New Organic Rules and Programs- To Be or Not To Be?
Updated: Jul 23
By Sarah Everhart
During the last weeks of the Obama Administration, the U.S. Department of Agriculture (USDA) made several regulatory and programmatic changes for the organic industry. However, the Trump administration has ordered that any regulations or rules published in the Federal Register but not yet effective shall be delayed 60-days to allow time for review and once a new Secretary of Agriculture is at the helm, how newly established programs will be implemented is unknown. Although the future of the recent proposals for the organic industry is unclear, if finalized the new legal standards and programs could have a big impact on organic farmers and farmers transitioning to organic.
One new program for farmers transitioning to organic is USDA’s National Certified Transition Program (“the Program”). Based on standards developed by the Organic Trade Association (OTA), the Program will oversee agents who will offer transitional certification to producers. Under the current USDA organic certification rules, before a farm can be certified organic it has to be farmed according to organic practices, including but not limited to without the use of synthetic pesticide and fertilizers, for the previous three years.
The three-year transitional period presents a challenge to farmers who must use organic practices to grow their products during that period but sell the products in the conventional marketplace. The Program is expected to ease the transition process by allowing farmers to be certified as transitioning to organic after 12 months of following organic standards. The Program does not include certifying products labeled as “transitional” in the marketplace, but OTA anticipates working with certifiers, food manufacturers, and retailers to develop appropriate market-driven guidelines for proper use of the term “transitional” on consumer packaged goods.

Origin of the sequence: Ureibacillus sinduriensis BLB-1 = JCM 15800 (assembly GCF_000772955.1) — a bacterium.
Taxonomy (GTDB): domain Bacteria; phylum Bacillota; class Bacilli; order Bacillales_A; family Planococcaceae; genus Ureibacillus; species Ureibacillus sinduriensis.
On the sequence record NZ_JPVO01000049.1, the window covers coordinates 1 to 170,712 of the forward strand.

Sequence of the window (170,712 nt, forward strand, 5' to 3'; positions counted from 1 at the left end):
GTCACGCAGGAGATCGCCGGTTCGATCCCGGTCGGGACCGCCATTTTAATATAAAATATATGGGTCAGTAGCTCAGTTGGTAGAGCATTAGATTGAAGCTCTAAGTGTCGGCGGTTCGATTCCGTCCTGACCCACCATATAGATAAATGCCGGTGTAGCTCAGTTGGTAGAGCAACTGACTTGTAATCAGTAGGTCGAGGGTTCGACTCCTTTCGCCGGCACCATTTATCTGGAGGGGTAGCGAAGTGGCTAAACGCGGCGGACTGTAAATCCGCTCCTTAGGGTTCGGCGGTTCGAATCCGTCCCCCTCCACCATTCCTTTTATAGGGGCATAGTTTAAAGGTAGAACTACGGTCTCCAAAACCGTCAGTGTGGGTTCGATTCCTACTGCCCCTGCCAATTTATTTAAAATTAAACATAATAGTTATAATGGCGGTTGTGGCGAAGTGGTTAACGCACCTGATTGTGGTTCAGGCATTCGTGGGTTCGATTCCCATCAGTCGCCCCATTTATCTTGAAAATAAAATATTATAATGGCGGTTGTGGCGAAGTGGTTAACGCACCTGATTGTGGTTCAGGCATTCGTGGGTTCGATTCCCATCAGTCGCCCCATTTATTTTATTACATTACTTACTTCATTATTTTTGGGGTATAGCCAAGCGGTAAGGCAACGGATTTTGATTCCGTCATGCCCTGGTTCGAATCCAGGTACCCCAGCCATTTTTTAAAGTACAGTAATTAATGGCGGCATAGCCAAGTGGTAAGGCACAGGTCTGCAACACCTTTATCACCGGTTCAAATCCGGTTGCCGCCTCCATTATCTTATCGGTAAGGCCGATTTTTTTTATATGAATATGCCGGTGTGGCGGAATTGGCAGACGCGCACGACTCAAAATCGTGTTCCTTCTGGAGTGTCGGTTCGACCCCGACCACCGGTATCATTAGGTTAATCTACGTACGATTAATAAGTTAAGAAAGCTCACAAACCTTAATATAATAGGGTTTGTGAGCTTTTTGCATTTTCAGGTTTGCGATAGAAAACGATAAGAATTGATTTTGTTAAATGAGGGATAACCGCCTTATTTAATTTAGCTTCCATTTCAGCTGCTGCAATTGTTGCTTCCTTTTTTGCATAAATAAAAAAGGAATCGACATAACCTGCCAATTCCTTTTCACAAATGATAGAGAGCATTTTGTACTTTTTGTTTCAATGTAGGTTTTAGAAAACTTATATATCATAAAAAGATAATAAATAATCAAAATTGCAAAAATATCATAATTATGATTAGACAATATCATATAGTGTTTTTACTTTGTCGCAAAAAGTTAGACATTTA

On January 17, 2017, USDA opened a comment period on an organic checkoff program which will pool money from organic farmers, handlers, and processors; the funds would be used to promote the sector, educate consumers, and conduct research on organic production methods. The OTA estimates the program could bring in more than $30 million annually. Supporters of the program say the supply of U.S. organic products fails to meet demand, and that consumers are confused by labeling and organic certification standards. Some organic farmers are opposed to the checkoff program and consider it akin to a tax on their operations.
Days before President Obama left office on January 19, USDA published a final rule (82 FR 7042) amending the organic livestock and poultry management practices. The rule, (not yet in effect) adds animal welfare provisions to the organic standards dictating how farmers must raise livestock and poultry, including during transport and slaughter. The rule requires producers to give livestock enough room to move, lie down, turn around, and extend their limbs and to give birds enough room to move freely and spread their wings. Organic farmers will also be required to provide their animals access to the outdoors, fresh air, and direct sunlight. Lobbying groups such as the National Pork Producers Council were opposed to the rule and have vowed to work with the new administration to prevent it from becoming law.
Given the number of legal changes proposed in weeks before the inauguration, clearly USDA under the leadership of former Secretary of Agriculture Tom Vilsack felt it was a priority to shape the future of organic farming before its time in Washington was up. Although many programs and legal changes were set in motion, only time will tell if the current administration feels that these programs are in the best interest of our nation’s farmers.